Idle hands are the Devil’s workshop. Vlad Guerrero’s hands are idle for the first time during the baseball season in about 20 years, and if you believe the Dominican National Police, he was putting them to poor use last night. Assuming this translation is close to accurate, it sounds like he assaulted a police officer:
The National Police on Tuesday announced an all points bulleting for the arrest of Major League Baseball star Vladimir Guerrero, for the alleged aggression against to a Police major and for unleashing a brawl in a discotheque.
Police spokesman Maximo Baez said one of Guerrero’s brothers, two cousins and a worker are being held for their alleged part in the melee.
“Police chief major general (Jose) Polanco instructed Baní regional (south) director general (Juan Ramon) de la Cruz Martinez to continue the pursuit,” Baez said.
It would probably be in poor taste for me to marvel at the fact that, at this point, Vlad actually hit something, so I won’t say such a thing.
UPDATE: Looks like they got him:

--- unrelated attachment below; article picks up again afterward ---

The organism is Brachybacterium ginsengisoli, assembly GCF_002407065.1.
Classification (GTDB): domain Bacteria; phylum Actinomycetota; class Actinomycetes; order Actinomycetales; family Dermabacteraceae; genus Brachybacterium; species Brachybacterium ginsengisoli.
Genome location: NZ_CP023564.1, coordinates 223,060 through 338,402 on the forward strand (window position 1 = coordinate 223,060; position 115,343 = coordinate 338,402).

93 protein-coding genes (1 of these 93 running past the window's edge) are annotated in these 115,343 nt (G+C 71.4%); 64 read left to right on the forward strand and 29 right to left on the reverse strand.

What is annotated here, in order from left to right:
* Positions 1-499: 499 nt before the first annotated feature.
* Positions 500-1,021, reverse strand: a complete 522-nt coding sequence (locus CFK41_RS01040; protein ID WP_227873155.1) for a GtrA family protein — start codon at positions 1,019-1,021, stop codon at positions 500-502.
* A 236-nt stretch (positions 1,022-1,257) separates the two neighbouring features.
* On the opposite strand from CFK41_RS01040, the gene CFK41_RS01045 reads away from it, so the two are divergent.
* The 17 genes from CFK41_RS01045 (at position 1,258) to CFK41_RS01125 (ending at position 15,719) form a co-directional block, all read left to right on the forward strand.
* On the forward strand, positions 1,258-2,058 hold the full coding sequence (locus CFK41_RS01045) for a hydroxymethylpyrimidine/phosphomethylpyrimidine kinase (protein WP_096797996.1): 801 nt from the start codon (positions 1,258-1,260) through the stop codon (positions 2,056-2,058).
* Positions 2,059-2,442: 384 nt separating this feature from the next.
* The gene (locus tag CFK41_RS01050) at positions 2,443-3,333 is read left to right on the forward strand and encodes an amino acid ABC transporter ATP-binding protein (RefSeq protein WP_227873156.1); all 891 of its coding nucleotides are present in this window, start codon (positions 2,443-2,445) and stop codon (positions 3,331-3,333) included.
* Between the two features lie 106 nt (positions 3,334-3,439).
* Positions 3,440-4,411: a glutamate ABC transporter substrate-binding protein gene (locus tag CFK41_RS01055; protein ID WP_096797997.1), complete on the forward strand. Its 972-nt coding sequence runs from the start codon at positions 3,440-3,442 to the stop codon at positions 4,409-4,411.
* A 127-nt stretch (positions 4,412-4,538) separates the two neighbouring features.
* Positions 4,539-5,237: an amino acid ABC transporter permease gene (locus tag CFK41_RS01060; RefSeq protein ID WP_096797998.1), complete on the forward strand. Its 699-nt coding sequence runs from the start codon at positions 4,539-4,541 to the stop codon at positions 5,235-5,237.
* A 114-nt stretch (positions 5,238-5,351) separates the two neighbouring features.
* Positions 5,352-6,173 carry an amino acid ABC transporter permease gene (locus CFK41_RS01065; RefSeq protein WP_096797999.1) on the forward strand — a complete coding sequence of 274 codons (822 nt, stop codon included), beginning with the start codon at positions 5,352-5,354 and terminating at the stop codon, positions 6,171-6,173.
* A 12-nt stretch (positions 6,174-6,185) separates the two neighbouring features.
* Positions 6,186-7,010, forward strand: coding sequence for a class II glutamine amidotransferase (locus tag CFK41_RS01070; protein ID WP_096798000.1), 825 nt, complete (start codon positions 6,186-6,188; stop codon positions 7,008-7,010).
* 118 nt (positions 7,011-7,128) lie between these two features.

Jeff Passan of Yahoo Sports reports that Major League Baseball has banned all transactions with Liga Mexicana de Beisbol (LMB), popularly known as the Mexican League. As of now, all 30 teams are prohibited from signing players under contract with LMB teams. The ban was issued due to Major League Baseball’s contention that “corruption” and “fraud” run rampant in the player acquisition process.
Passan describes the issues in detail, and they sound pretty compelling. The upshot: LMB clubs — which have full control over their players — are taking advantage of them, taking most if not all of the signing bonuses MLB teams give them after negotiating for their rights. Mexican teams often sign players when they’re 15 years-old so that, once they are old enough for American teams to approach them, they’re in the position to take a usurious cut.
Passan says Major League Baseball is demanding greater transparency from LMB before it’s willing to lift the ban. He also says that the MLBPA is in “lockstep” with Major League Baseball on the matter, which makes sense given that, if MLB’s claims are accurate, players are being exploited here. He also says that if LMB does not change its ways, there is a “Plan B,” though it’s not clear what that is.
There aren’t a ton of Mexican players signed by MLB teams each year, but there are enough to make this a significant issue that is worth watching.